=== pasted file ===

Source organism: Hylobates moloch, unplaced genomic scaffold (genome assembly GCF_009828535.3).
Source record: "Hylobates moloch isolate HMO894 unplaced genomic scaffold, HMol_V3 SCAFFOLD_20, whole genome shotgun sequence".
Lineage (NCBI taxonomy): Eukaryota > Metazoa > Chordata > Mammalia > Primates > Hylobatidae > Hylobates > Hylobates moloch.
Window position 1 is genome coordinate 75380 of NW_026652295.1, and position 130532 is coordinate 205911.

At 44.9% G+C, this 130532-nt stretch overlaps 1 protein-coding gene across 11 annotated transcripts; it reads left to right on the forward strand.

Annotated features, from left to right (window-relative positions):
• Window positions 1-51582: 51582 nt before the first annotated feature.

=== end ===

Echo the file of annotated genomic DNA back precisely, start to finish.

Source organism: Hylobates moloch, unplaced genomic scaffold (genome assembly GCF_009828535.3).
Source record: "Hylobates moloch isolate HMO894 unplaced genomic scaffold, HMol_V3 SCAFFOLD_20, whole genome shotgun sequence".
Lineage (NCBI taxonomy): Eukaryota > Metazoa > Chordata > Mammalia > Primates > Hylobatidae > Hylobates > Hylobates moloch.
Window position 1 is genome coordinate 75380 of NW_026652295.1, and position 130532 is coordinate 205911.

At 44.9% G+C, this 130532-nt stretch overlaps 1 protein-coding gene across 11 annotated transcripts; it reads left to right on the forward strand.

Annotated features, from left to right (window-relative positions):
• Window positions 1-51582: 51582 nt before the first annotated feature.